When I met M, way back in 1995, he had a cat named Jane. She was the living definition of a scaredy cat, hiding on top on bookshelves, slippery as an eel if you dared to pick her up. Jane’s been gone about 13 year now, but I started thinking about her a lot after M died. I realized I didn’t know how Jane got her name. Back when I met M, Jane Says was often playing on his CD player, or in the car, on a cassette tape no less—he drove a little red Toyota Celica back then, and it had a—get this, a benzi box. That was back in the pre-Guiliani New York City; the days when you weren’t always guaranteed to find your car where you left it parked.
Anyway, I found myself driving in the early days of M’s death, and Sweet Jane* came on my playlist. Boom, it all clicked. Surely he must have named her after that song. He was a punk rocker, through and through, and The Velvet Underground had a huge impact on him. I’ll never really know the answer, and it’s these little things that continue to hurt more as time goes by. All those questions I never thought to ask, to which I’ll now never get an answer.
God, how I miss the strumming of his guitar. The way he used to take it down from the wall, sling the strap over his shoulder, and jam while I cooked. I can close my eyes, and remember how I used to peek at him through the window from the kitchen into the living room. I miss the mundane things. The way he used to floss his teeth. The way he used to sit at his dining room table, when we first met, and tally up his tax receipts on a big, old calculator for meetings with his accountant. I loved that damn calculator because it had a paper tape roll on it. I always wanted one when I was a kid, and there I was 21 dating a guy who had one. It’s silly, I know, but all those memories are ingredients from a life that was more than I ever imagined.
Yeah Lou, you’re right, life’s good, but not fair at all. And yet we keep on giving it our best shot, day after day. I suppose it’s hope that we’ll find that kind of deep happiness again that helps us soldier on.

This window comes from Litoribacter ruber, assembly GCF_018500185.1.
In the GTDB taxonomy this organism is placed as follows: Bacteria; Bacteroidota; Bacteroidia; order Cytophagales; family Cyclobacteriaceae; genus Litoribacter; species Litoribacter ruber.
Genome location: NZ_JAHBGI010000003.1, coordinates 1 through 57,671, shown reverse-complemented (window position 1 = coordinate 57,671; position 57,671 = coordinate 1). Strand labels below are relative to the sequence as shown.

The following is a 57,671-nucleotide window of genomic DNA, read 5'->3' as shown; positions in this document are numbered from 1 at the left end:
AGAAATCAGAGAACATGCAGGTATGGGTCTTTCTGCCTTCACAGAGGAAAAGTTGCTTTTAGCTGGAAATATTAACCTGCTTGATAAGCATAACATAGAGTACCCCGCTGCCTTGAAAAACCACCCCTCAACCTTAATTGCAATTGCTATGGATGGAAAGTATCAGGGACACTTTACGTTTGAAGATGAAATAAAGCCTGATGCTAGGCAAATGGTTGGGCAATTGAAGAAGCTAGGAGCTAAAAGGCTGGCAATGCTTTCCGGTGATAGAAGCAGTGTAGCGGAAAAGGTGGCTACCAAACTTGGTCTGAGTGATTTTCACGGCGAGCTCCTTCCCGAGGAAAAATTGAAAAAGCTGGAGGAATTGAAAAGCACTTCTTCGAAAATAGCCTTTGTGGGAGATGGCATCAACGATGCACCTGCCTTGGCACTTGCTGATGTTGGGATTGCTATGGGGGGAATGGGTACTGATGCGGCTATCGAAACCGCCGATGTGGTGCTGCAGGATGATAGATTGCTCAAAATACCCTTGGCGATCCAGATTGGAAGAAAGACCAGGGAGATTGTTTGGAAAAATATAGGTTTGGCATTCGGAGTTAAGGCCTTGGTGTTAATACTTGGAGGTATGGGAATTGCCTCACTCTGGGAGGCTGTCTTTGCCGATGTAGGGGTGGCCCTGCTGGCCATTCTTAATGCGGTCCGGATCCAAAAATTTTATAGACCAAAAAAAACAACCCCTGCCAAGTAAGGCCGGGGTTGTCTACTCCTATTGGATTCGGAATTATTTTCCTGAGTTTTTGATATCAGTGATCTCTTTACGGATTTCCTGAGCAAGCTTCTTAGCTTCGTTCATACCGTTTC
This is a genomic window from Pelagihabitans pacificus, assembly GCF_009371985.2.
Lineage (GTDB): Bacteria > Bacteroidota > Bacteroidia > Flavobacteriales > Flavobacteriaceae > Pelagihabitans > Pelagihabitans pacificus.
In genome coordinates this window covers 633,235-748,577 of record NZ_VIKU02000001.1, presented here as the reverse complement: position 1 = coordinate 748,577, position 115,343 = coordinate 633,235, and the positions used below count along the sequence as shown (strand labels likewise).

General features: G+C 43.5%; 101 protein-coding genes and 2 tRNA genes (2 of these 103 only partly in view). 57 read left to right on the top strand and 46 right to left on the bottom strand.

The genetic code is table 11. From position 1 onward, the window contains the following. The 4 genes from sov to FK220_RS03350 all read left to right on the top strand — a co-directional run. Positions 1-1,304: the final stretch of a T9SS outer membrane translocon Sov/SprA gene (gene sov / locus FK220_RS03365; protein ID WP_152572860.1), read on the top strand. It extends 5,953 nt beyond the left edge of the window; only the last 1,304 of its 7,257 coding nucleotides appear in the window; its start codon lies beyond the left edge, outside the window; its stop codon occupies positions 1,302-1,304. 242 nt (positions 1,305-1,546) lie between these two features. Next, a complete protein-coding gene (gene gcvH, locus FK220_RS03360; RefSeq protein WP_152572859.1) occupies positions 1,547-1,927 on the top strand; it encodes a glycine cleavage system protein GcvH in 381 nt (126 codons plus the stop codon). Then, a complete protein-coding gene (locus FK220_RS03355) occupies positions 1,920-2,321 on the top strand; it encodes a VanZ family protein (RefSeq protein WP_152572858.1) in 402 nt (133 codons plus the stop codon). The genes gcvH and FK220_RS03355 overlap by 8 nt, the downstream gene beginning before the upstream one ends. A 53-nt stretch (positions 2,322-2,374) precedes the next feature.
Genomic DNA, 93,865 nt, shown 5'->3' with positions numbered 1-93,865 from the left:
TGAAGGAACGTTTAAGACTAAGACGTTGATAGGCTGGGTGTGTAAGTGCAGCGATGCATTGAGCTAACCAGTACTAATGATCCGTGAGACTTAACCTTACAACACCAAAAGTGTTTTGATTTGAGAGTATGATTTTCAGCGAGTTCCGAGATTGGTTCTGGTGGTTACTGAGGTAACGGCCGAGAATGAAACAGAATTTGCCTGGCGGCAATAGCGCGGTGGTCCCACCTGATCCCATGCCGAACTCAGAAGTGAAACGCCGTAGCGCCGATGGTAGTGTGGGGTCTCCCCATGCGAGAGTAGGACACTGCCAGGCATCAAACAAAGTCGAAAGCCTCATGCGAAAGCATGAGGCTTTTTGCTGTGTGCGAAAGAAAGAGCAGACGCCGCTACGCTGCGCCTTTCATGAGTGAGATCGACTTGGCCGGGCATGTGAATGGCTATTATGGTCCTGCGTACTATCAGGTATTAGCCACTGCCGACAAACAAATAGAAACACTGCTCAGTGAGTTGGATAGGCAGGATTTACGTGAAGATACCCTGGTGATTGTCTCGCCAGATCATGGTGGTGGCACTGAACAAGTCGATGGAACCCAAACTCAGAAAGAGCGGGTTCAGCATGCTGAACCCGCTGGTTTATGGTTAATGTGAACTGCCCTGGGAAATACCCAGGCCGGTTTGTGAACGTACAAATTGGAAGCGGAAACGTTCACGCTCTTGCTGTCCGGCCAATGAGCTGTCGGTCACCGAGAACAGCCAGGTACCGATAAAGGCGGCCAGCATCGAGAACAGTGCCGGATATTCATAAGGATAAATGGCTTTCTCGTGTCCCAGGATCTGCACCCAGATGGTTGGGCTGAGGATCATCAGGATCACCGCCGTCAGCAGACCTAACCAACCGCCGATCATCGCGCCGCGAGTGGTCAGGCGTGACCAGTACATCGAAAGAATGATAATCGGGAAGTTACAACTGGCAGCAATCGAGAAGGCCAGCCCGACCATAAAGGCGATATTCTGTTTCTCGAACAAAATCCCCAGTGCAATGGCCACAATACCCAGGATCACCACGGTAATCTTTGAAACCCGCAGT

Music Pairing: Sunday Morning by The Velvet Underground
Even after 16 years together, there was so much left for us to learn about each other. This dish is one I grew up watching my mom make, and yet I’ve only started cooking it myself the last year, or so, which means he never got to taste it. Truth is, I wouldn’t let a bite of it pass my lips as a kid. I’d watch my mom fry up the medallions of zucchini, and wonder why anyone would want to eat eggs scrambled with it, along with a heaping serving of cheese. In my kid’s mind, Pecorino was used to disguise mounds of pasta soaked in melted butter, not eggs.
Last summer, overcome with too much zucchini from a greedy hand at the farmers’ market, I wondered about that dish I shunned as a child. And so, I set about slicing a zucchini into thin coins. I fried them up in some olive oil—I’ve since switched to grapeseed oil for a lighter touch. It’s important to let the fried squash drain for a few minutes on a paper towel-lined plate, otherwise you’ll end up with greasy eggs. As for the cheese, Pecorino Locatelli is what we grew up using, and it’s still my cheese of choice to this day. It has a sharp, salty kick, so I don’t add any extra salt to this dish. I’m not sure of the origin of this scrambled egg recipe beyond it being one my nana used to make for her family. In case you’re curious, my girls had no interest in trying it, but I’m not worried one bit. It took me almost 40 years to see the light.
1 medium zucchini, sliced into 1/8-inch coins
3 eggs, beaten
1/3 cup (16 grams) grated pecorino cheese
Grapeseed oil, for frying the zucchini
Pat of butter
Freshly ground black pepper, to taste
Add 1/4-inch of oil to a skillet. Heat it over a medium-low flame, until the oil is shimmering. Add the zucchini slices in a single layer, and fry until golden, then flip and fry until golden on the other side. You may need to do this in batches, depending on the size of your skillet. Transfer the cooked zucchini to a paper towel-lined plate to drain any excess oil.
Combine the cooked zucchini, eggs, and cheese in a medium bowl. Season with the pepper. Stir to mix well.
Melt a pat of butter in an 8-inch skillet over low heat. Add the eggs, and cook, stirring every few minutes, until they’re almost cooked through, about 6 minutes. Take the pan off the heat while the eggs still look wet; they’ll continue to cook from the residual heat in the pan. Serve immediately; toasted baguette or ciabatta is totally optional for you, but a necessity for me.
*There are so many versions of Sweet Jane, but I love the jammy nature of this one (is it even okay to describe it that way? M is surely rolling his eyes somewhere!). It starts with an overture of sorts, so you have to be patient, and wait for that familiar chord to strike, but it’s oh so worth it.